On reflection, bearing in mind this creative and adaptive turn around, there is yet another and arguably better illustrative metaphor that warrants a rhetorical detour. I am thinking of cellular thermal convection as described by the French physicist Henri Bénard who made a career of studying this process in viscous fluids. The premise is simple: You rapidly heat from below a pot containing such a fluid, which soon begins to display cellular patterns with convective properties. That is, the molecules that are closest to the source of heat, near the bottom of the pot, scatter, thereby reducing their density and weight, relative to the other molecules that are farther from this source, which results in buoyancy and a structured upward flow. “Boring scientific trivia!” you might interject, but please bear with me. The interesting bit is around the corner. 

First, appreciate that the general tendency of any physical system is entropy or a chaotic state of thermal equilibrium. This tendency is manifest in the viscous fluid at rest, before it is drawn away from thermal equilibrium by a source of heat, which is therefore also a source of disturbance. Second, appreciate that far from equilibrium, this fluid adopts a dynamically ordered mode of being that maximizes the dissipation of heat in the form of convection cells, reminiscent of living cells.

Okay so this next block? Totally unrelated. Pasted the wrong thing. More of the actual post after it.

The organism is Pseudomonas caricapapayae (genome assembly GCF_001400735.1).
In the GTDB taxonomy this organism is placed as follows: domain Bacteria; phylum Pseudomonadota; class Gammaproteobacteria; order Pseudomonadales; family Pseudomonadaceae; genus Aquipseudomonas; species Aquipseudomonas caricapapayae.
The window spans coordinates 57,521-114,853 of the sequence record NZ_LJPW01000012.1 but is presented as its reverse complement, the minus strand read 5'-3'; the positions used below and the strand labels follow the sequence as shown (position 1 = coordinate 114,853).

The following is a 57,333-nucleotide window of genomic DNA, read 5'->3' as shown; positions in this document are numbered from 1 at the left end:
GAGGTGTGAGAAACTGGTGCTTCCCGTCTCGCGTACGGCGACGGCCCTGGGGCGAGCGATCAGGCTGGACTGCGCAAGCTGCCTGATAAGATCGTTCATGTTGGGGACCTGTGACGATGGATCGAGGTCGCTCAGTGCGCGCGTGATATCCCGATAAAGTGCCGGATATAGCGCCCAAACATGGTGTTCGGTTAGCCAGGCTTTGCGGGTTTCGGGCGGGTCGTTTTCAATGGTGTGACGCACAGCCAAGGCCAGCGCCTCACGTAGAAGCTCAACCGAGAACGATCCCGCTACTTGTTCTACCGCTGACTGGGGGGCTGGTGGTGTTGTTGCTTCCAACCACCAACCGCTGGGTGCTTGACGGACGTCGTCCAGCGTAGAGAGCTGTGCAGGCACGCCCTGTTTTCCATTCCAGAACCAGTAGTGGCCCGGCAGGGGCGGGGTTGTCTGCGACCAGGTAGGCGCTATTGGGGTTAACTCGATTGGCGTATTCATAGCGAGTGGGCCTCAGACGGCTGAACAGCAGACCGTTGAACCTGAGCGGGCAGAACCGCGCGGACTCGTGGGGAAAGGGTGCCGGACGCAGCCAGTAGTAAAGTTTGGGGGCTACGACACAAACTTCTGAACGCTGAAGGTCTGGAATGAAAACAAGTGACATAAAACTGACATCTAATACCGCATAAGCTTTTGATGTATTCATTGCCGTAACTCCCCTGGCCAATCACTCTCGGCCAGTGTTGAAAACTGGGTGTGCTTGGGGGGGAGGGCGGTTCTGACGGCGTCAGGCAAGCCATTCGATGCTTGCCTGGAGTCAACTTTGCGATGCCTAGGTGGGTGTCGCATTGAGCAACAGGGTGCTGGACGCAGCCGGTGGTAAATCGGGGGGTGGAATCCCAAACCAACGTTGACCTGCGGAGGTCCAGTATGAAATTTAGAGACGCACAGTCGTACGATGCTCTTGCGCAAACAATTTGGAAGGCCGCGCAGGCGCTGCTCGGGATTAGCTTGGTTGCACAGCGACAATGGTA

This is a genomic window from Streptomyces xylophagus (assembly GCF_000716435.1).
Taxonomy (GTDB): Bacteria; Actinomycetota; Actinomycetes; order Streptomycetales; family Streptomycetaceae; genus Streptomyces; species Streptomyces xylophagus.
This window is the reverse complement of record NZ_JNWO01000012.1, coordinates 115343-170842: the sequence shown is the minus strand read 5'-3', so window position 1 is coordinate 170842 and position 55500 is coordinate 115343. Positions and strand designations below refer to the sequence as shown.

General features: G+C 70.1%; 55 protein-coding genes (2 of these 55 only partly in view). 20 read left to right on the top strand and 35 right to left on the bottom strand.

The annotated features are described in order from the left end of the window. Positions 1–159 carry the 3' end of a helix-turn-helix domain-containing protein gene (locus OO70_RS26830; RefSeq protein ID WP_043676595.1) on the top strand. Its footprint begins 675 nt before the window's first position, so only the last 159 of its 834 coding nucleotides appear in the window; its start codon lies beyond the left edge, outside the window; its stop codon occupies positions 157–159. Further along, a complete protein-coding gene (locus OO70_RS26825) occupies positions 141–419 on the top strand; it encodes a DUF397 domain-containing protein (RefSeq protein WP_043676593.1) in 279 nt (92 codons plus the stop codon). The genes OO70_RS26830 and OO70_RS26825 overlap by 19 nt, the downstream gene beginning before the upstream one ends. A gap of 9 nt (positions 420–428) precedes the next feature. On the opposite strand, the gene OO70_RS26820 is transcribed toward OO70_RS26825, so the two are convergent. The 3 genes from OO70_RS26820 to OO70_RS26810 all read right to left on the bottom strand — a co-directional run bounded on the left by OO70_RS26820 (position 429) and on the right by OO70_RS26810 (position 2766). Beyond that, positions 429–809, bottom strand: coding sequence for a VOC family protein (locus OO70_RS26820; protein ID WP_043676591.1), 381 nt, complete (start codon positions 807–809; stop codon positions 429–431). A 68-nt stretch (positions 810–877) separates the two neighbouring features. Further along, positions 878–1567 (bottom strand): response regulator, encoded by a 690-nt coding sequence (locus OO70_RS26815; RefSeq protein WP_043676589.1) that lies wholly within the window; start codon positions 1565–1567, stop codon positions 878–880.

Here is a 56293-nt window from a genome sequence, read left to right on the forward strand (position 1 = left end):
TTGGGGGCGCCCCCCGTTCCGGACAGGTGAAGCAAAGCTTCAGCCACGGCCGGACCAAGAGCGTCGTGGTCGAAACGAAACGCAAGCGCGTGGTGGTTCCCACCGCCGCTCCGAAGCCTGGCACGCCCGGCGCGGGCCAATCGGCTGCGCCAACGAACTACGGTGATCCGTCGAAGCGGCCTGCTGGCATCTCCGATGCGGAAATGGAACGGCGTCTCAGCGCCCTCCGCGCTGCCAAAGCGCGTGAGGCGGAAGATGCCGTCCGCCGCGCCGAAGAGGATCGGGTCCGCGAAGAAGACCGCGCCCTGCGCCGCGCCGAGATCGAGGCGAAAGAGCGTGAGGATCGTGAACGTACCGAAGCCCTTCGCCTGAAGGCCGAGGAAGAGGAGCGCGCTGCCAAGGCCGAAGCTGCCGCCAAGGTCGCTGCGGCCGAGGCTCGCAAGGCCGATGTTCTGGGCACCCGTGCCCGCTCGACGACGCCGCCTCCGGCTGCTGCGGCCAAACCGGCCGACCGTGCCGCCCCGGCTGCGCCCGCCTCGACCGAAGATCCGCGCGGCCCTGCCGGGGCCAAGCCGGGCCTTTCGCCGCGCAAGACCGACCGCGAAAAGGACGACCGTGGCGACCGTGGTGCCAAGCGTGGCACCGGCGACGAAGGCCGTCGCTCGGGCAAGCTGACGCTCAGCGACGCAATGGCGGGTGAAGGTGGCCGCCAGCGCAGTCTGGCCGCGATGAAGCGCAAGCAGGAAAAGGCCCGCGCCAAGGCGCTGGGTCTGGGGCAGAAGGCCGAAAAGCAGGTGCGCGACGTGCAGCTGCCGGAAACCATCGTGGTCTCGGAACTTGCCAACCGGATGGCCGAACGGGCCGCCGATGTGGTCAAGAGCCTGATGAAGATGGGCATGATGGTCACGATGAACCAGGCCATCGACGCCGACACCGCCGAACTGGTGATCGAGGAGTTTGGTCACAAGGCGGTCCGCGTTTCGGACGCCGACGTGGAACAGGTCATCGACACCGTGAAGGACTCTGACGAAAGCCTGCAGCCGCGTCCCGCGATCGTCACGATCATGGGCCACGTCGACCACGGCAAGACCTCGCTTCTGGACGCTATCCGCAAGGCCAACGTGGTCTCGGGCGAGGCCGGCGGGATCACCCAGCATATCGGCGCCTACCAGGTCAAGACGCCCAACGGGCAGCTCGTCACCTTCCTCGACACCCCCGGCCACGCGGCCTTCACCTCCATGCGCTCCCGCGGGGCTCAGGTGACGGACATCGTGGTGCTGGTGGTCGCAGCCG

What is remarkable about these cells is that the initial source of disturbance, from the perspective of the chaotic fluid at rest, is turned into a source of sustenance, this time from the perspective of the fluid upon its adoption of a dynamic form of order that corresponds to a phase transition, wherein heat is integrated into a lively mode of being, so long as it remains available. The process of human adaptation is modelled on this thermodynamic blueprint, which substantially changes the value of external circumstances so as to achieve harmony between them and someone exposed to them. A perfect example of such a change is found in the art of sailing where the force of what appears to be a contrary wind is cleverly put to work, thanks to a propitious adjustment of the sail’s angle. 

My hope is that this brief example and the lengthy exposition that sets the stage for it will inspire you to navigate the treacherous waters of existence more wisely and happily.